I’ve wanted to do a section on some of my favorite poems for awhile now, but have never fully figured a way to pay homage to my favorite writers. No matter how I pose my feelings towards each I feel like it’s not enough. As though my words can’t live up to their words.
So I’ll simply say that the first time I read this poem I didn’t like it. The fact that I had to translate it for a Latin homework assignment was the root of that hatred, as we had been spending the past month slowly dissecting other poems by Catullus. But as I started reading each of the words in my own handwriting I felt myself falling in love with this poem. Our magis told us of how conflicted Catullus was, how he went back and forth with Lesbia, how he loved her.
Vivamus, mea Lesbia, atque amemus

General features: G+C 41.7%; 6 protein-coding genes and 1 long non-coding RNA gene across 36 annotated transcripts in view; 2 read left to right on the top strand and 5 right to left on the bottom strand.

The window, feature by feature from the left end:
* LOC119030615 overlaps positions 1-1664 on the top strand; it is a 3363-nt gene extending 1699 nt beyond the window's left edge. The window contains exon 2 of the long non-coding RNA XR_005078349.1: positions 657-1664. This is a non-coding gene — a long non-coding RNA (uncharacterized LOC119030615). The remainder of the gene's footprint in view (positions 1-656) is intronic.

Rumoresque senum severiorum
Omnes unius aestimemus assis.
Soles occidere et redire possunt:
nobis cum semel occidit brevis lux,
nox est perpetua una dormienda.
Da mi basìa mille, deinde centum,
dein mille altera, dein secunda centum
deinde usque altera mille, deinde centum.
Dein, cum milia multa fecerimus,
conturbabimus illa, ne sciamus,
aut nequis malus invidere possit,
cum tantum sciat esse basiorum.
Let us live, my Lesbia, and let us love,
and let us judge all the rumors of the old men
to be worth just one penny.
The suns are able to fall and rise:
When that brief light has fallen for us,
we must sleep a never ending night.
Give me a thousand kisses, then another hundred,
then another thousand, then a second hundred,
then yet another thousand more, then another hundred.
Then, when we have made many thousands,
we will mix them all up so that we don’t know,
and so that no one can be jealous of us when he finds out
how many kisses we have shared.